Wednesday, September 25, 2013

Great Pub Food: Bangers and Mash

A week ago, I reviewed The Artisan Marshmallow from Hardie Grant Books. Today, I'm taking a look at another book from Hardie Grant, Great Pub Food by Rachael Lane. Like The Artisan Marshmallow, this book also gets right to the point without any introduction, and although I'd love to read stories about British pubs and what makes them so special, I am willing to let that slide in this case.

I will take this opportunity to point out that I am not British. My limited experience in real British pubs (in Great Britain) involve two meals, both of which included beer and fish and chips. Yup, I ordered fish and chips at both of my only real meals at pubs in London. I may not have been the most adventurous diner, but I was 18 and I wanted the "traditional fish and chips pub meal." And so that's what I ordered. Twice.

I have made other British dishes in my own kitchen, such as Cottage Pies at my last Olympics party. I also love tea and occasionally throw tea parties with scones and finger sandwiches and the like. Still, that's not really pub food. British, but not pub. I was really stoked to get the chance to try some more authentic dishes from the pages of this book.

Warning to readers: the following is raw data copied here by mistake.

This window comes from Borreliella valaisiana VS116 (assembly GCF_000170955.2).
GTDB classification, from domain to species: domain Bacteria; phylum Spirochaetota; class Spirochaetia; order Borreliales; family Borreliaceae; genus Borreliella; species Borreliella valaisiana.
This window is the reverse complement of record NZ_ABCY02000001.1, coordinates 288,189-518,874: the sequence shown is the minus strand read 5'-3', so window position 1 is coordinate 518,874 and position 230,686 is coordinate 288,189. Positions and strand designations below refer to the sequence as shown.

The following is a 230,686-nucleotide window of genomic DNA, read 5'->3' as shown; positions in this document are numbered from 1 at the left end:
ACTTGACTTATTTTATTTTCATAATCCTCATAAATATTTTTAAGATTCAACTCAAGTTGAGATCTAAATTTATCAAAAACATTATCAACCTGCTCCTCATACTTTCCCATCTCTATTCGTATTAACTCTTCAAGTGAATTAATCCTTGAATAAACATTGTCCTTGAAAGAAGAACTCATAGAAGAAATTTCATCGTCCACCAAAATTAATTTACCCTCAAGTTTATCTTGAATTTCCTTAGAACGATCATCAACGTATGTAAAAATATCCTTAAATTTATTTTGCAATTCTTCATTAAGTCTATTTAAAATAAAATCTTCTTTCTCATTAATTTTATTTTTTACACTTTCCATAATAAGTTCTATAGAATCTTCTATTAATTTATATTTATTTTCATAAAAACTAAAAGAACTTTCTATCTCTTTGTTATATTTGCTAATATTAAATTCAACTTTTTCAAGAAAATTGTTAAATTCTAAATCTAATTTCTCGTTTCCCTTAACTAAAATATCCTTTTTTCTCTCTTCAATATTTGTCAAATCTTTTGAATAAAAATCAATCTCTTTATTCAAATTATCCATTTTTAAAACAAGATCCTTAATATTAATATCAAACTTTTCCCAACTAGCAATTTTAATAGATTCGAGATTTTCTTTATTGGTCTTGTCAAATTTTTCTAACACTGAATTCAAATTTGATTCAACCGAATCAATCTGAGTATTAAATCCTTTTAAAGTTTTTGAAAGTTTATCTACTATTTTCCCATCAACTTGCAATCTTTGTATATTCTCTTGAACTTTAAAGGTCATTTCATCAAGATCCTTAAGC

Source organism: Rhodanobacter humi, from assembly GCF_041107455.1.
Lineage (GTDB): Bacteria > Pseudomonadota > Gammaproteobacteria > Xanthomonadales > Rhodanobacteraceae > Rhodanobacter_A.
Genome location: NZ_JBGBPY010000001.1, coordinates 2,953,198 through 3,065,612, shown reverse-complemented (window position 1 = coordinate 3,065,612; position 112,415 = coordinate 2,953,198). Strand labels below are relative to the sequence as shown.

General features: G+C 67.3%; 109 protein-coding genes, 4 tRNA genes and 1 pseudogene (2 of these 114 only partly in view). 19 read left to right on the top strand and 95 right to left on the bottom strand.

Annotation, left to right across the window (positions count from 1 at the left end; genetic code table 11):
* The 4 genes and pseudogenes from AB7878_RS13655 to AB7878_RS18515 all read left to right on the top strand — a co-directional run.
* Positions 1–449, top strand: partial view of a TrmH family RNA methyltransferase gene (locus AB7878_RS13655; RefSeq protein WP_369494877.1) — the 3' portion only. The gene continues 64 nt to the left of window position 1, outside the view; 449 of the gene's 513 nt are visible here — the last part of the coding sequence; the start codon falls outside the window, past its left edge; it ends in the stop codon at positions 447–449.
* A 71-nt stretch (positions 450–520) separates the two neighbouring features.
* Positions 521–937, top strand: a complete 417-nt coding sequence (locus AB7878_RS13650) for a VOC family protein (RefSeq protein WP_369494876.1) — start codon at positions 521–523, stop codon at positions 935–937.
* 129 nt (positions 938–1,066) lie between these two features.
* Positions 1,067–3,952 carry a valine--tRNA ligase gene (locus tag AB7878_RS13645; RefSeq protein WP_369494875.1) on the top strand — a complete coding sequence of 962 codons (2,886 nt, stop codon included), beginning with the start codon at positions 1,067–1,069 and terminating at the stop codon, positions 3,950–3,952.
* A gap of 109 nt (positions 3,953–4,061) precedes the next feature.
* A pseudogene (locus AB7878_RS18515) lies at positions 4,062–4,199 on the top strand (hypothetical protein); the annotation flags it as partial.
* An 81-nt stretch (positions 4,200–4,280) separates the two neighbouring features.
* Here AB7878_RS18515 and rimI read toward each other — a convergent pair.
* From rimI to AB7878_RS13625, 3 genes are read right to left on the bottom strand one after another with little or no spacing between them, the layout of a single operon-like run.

Chapters in the book range from Burgers, Pies & Pastries, Classics, Specials Board, Sides & Salads, and finally Desserts. There are many classic dishes shared, such as *cough cough* fish and chips, various savory pies such as steak and mushroom and veggie curry, as well as Cornish pasties, various burgers (some that seem less traditional to me, like tempura fish burgers and tandoori chicken burgers), and roast beef and Yorkshire puddings.